I hate to use the word gimmicky to describe a particular raid encounter.
Frankly, any encounter that isn’t a straight up tank and spank is a gimmicky fight, thanks to all the… well, gimmicks. Even Patchwerk is, technically, a gimmicky fight thanks to the Hateful Strikes.
But I really can’t come up with a better word for the encounters in Ulduar. Gimmicky is just… so… fitting.
There are fights with constant movement. Fights with deadly AoEs that you then need to take advantage of to win the encounter. Fights with a bajillion adds. Fights where the raid has to split up. And multiple combinations thereof.
And this is before people start messing with hard modes.
It’s hard not to think of the repercussions all these gimmicks will have on preferred specs for the future of mage raiding.
Evocation. Even when stacked with Icy Veins, it still takes many seconds to cast, depending on how much haste you have. Could be anywhere from 5-6 seconds, maybe four if you stack it with Bloodlust/Heroism too.
In any case, it’s still a relatively long time.
My concern is that with the fight mechanics present in Ulduar, there won’t be an opportunity to use Evocate properly. Though not quite as important for fire or frost style specs, a missed or partial Evocate for arcane mages can be downright terrifying.
For instance, my first time in VoA, I mistimed an Evocate and got hit with Stomp after only two ticks. My mana, at that point, was basically totally screwed and I spent the last 30 seconds of the fight standing around cleaning my ear with a pen lid.
So what’s going to happen for fights like, say, Hodir, where constant movement is required? Is there going to be enough standstill time to get the full benefit from Evocate? What happens when hard mode is turned on and even more movement is required?
It may become necessary to turn Evocate into an instant buff, similar to how Innervate works. This has the down side of removing all skill required to use it correctly, though it’s advantages are obvious.
Or reduce its cooldown even further, turning it into something very similar to how Aspect of the Viper works. This does, however, kill everything that Evocate ever used to be. Though modeling it this way will increase the level of skill to use it correctly and efficiently.
Then there’s also the huge amount if spirit that seems to be prevalent on every single piece of cloth caster gear. Over two-thirds of the caster gear we know of so far has spirit on it, and even then the spirit-free pieces tend to have mp5 on them.
This makes me wonder, all the more, what exactly spirit is going to actually do for mages.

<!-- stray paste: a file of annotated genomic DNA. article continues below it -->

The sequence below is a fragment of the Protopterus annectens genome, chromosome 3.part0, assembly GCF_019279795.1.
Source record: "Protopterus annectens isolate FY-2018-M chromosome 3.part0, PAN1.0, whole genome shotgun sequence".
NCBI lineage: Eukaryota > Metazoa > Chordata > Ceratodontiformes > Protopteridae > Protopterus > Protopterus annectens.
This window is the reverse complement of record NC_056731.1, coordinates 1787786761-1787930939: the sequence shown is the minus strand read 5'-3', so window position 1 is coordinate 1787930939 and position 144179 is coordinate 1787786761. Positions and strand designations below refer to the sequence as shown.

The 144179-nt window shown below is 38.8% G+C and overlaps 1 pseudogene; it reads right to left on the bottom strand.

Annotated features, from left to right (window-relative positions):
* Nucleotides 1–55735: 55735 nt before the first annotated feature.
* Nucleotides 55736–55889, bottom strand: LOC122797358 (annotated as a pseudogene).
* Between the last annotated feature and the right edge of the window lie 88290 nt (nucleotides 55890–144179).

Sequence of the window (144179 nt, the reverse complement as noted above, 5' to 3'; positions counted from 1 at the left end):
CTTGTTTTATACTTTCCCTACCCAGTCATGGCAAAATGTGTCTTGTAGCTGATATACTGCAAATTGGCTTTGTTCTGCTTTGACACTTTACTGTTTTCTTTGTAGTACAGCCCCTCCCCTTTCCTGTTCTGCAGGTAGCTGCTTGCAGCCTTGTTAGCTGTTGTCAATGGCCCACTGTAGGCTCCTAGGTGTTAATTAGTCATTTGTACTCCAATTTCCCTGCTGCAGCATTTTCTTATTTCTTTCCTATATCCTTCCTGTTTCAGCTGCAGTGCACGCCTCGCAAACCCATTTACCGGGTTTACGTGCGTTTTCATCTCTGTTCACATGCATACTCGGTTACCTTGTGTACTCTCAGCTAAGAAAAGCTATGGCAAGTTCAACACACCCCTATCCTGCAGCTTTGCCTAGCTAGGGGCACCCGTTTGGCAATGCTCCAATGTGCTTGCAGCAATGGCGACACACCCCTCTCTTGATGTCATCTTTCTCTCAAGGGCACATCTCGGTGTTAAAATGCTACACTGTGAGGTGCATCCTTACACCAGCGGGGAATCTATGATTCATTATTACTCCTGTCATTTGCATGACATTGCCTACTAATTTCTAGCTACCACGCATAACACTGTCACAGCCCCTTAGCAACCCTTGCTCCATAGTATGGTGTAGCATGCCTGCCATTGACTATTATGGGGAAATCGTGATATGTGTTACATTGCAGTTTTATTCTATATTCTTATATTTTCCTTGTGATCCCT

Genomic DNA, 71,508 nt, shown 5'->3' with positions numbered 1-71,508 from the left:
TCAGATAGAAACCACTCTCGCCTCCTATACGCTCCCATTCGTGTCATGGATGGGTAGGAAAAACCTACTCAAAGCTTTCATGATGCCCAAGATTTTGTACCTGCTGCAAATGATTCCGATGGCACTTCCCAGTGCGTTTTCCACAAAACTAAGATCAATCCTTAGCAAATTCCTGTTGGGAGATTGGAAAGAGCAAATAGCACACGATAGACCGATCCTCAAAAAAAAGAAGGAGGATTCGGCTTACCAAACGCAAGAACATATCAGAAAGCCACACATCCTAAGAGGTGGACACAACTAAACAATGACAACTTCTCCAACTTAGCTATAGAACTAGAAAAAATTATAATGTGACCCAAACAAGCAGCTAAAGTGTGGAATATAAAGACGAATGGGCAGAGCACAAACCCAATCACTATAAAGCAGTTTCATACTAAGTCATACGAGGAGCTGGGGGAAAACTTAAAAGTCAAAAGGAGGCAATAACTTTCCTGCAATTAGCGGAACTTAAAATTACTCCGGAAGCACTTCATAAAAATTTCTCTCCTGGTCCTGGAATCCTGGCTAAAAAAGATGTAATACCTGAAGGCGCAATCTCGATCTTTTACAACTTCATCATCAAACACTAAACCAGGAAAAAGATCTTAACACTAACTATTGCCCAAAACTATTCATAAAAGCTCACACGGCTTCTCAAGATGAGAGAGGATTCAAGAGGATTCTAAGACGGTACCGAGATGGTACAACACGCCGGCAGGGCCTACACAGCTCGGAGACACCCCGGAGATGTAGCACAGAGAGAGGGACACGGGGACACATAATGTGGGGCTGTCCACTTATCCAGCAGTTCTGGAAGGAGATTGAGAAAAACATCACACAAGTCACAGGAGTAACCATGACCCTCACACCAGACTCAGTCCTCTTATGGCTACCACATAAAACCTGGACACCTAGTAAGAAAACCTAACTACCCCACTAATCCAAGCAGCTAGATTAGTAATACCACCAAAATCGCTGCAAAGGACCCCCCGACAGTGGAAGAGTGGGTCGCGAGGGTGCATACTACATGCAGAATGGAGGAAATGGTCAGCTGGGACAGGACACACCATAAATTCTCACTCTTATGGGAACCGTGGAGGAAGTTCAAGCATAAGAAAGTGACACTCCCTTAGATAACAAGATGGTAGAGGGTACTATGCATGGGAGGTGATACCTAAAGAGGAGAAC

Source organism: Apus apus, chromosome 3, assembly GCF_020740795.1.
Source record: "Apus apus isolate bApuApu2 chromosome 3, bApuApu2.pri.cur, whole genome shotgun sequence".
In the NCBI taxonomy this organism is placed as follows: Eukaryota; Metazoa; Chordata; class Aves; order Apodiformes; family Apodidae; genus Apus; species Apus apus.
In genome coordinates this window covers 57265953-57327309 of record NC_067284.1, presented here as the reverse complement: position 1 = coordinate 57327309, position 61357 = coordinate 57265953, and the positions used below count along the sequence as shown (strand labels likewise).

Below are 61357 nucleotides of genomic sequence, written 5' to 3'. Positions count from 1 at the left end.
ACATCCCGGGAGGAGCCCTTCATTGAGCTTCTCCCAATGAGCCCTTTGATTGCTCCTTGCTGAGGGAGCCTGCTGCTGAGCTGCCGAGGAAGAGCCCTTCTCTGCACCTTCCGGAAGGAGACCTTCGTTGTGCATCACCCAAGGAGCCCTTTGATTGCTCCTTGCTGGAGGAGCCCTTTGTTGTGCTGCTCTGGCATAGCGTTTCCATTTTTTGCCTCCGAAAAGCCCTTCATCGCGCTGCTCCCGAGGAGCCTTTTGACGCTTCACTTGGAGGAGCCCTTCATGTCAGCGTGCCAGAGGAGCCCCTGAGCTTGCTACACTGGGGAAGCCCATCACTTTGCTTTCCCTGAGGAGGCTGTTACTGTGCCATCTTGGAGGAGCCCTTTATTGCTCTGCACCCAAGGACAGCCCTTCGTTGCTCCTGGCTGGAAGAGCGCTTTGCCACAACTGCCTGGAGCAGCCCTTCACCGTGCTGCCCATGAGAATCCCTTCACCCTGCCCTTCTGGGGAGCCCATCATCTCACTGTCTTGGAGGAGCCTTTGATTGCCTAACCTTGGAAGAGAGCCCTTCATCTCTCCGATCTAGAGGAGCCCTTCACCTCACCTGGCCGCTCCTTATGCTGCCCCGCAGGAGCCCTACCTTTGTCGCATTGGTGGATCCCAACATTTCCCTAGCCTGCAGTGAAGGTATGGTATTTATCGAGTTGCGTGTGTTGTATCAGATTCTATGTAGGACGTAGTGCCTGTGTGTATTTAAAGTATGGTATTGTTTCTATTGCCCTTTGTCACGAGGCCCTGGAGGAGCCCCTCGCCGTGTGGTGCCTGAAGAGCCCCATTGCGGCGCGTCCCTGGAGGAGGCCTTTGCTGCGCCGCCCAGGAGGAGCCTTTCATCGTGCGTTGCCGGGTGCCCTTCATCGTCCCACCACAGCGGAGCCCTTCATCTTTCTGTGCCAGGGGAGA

In order for it to be useful to mages, it therefore needs to be useful for all mages. Meaning arcane, fire, and frost mages.
Which means, more likely than not, that it will need to have a different effect for each tree.
If it’s used primarily for mana regen (as it is now), then arcane and fire mages will go along with it, and frost mages get shafted again. If frost mages need the mana regen, then fire mages are basically completely screwed and arcane will rely more than ever on Evocate.
Unless frost gets a proper mana dump.
If it’s spellpower or otherwise DPS related in order to try and solve frosts low DPS problem at the same time as the spirit problem, then it stands a very good chance of overpowering the specs that already have high DPS.
If it provides DPS to the specs that need it and mana regen to the others, then arcane gets shafted with terrible scaling and fire mages will wonder what the hell to do with all this damn spirit.
It’s all very complicated, and will take a great deal of testing to perfect.
SO WHY IS IT NOT ON THE PTR BEING TESTED?!
Sorry, got a little carried away there.
Lastly, what’s up with all the AoE?
Blizzard said “Oh, CC will be making a comeback” and all I see is more AoE than ever before. Of course, we haven’t gotten to really see the trash yet, and they could very well be Sunwell super trash.
This, too, could very well have a serious impact on desired specs. Frost could become more powerful, or Frostfire builds for Frostbite/Shatter/Blizzard combos. Arcane could keep its top spot, what with Arcane Power/Icy Veins/Blizzard.
But with the emphasis on movement (as mentioned above), Blizzard could very well be dead. Meaning AoE will then depend on either Arcane Explosion… or the fire tree and it’s instant Flamestrikes.
Hard to tell, as there just hasn’t been enough PTR exposure to the greater mage community yet. I highly doubt any of us will truly know for sure until several weeks after the patch has been released.
Until then… well, there really isn’t anything all that new. A tiny tweak here, a little change there. There aren’t really many earthshattering changes, though the new Glyph of Ice Lance comes close.
The mage changes account for a small number of bullet points every now and then, with most other classes garnering huge paragraphs and even small essays with great frequency.
Blizzard hasn’t even had the courtesy to make a huge promise and then go back on it (hiya hunters, how’s that ammo treatin’ ya?). It just seems like mages, as a class, just isn’t getting a lot of attention.
It’s ok, though. I understand, really. Obviously a lot of effort was put into our class during the original beta, and now our class is basically perfect, right? So there isn’t really anything all that important left to do. Right?